If you haven't seen the original you might actually enjoy The Omen 2006 for some unexplained reason, but if you have seen the original then this inferior retread is not worth your time. Given the films conclusion (which again changes nothing from the original) remakes of Damien: Omen II and Omen III: The Final Conflict are almost inevitable. God help us all.
The Omen is a terrible film, so naturally it comes with a visually stunning transfer which can't be faulted. Presented in its correct 1.85:1 aspect ratio with anamorphic enhancement, the transfer is completely free of any film or video artefacts, with glorious colours and crystal clear, well defined images. Fantastic from start to finish.
Fox have released some excellent films over the past few months with only a Dolby Digital 5.1 track (The Hills Have Eyes for example), but for some reason they've chosen to give crap like The Omen the deluxe DTS treatment as well. I sampled both audio tracks, and while the DTS was the better of the two, both provide an excellent audio experience, with the rear channels and the sub woofer roaring into action when needed.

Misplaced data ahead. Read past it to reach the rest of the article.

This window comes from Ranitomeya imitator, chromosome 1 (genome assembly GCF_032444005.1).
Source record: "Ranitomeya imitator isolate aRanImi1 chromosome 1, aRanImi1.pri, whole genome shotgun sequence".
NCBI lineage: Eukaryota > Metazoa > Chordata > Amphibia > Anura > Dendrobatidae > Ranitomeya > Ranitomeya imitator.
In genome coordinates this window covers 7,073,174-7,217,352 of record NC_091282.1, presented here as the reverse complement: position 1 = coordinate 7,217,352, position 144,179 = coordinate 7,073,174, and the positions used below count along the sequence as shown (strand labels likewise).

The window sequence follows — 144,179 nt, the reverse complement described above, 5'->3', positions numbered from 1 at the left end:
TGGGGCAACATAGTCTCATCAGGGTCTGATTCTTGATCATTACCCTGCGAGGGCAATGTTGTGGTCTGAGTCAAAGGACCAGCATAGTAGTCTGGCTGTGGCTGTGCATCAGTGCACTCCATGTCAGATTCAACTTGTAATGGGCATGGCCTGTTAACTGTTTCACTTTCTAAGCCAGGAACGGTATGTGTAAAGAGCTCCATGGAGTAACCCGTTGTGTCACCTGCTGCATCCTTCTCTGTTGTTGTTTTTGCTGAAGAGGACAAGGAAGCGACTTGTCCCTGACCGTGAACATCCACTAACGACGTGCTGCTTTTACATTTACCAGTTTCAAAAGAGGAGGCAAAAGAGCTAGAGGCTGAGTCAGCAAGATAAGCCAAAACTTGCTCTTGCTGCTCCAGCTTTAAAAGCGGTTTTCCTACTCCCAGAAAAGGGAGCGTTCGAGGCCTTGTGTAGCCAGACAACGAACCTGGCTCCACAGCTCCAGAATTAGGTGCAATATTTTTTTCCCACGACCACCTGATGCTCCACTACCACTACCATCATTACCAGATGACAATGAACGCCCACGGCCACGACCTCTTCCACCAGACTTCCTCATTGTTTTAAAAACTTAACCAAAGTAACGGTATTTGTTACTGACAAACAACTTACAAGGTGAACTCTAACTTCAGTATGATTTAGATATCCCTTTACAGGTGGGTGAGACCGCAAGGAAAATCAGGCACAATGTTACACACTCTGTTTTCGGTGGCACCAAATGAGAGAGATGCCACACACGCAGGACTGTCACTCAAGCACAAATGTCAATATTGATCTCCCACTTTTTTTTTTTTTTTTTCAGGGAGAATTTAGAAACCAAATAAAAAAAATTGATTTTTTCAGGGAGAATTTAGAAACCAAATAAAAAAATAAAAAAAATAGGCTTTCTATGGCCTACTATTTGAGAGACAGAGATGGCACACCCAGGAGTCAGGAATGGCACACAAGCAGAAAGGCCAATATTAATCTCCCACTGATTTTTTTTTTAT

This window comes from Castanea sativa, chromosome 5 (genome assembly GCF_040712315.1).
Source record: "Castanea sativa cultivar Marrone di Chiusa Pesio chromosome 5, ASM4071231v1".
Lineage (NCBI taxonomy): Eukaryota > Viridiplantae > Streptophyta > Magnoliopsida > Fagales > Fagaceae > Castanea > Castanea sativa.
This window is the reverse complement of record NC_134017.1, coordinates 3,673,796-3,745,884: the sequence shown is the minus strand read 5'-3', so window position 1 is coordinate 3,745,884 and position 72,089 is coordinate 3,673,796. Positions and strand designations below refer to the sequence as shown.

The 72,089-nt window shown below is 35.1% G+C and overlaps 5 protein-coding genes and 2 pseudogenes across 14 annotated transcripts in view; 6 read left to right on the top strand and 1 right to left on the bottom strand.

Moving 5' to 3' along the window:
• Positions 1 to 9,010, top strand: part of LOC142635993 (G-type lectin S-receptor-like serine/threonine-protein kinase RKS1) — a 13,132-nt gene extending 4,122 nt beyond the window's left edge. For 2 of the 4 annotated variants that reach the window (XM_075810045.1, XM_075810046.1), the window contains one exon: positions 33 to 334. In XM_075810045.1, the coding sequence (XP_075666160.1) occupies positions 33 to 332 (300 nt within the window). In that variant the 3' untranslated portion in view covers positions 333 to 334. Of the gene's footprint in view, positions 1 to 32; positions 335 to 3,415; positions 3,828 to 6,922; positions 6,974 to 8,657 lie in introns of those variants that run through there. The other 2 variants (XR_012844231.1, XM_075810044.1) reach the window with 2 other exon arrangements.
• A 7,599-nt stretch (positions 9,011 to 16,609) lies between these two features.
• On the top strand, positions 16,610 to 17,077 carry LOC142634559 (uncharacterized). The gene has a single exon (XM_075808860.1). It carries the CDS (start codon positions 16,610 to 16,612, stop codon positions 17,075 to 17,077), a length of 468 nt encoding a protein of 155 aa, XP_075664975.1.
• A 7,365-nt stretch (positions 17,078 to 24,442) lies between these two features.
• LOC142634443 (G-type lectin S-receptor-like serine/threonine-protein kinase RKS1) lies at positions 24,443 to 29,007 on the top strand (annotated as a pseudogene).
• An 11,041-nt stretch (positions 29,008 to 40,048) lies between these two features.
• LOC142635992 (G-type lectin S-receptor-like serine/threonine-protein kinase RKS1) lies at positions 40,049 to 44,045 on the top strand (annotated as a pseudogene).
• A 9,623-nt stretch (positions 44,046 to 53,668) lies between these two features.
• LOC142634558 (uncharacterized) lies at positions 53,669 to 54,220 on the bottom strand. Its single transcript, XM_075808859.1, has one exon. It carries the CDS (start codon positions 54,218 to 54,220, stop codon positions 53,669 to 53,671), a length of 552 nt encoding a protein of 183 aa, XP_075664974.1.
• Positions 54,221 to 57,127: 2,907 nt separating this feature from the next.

Extra Features
Director John Moore, Producer Glenn Williamson, and Editor Dan Zimmerman provide an audio commentary which is lively and full of interesting behind the scenes tidbits, although when not one of them acknowledged the fact that Giovanni Lombardo Radice had acted in classics like Cannibal Ferox, Cannibal Apocalypse, and House on the Edge of the Park when the great man first appeared on screen I decided these were three guys I didn't really want to listen to. Besides, they also seemed quite happy with themselves and appeared to believe they had made a genuinely good film, which made them seem a bit foolish to me.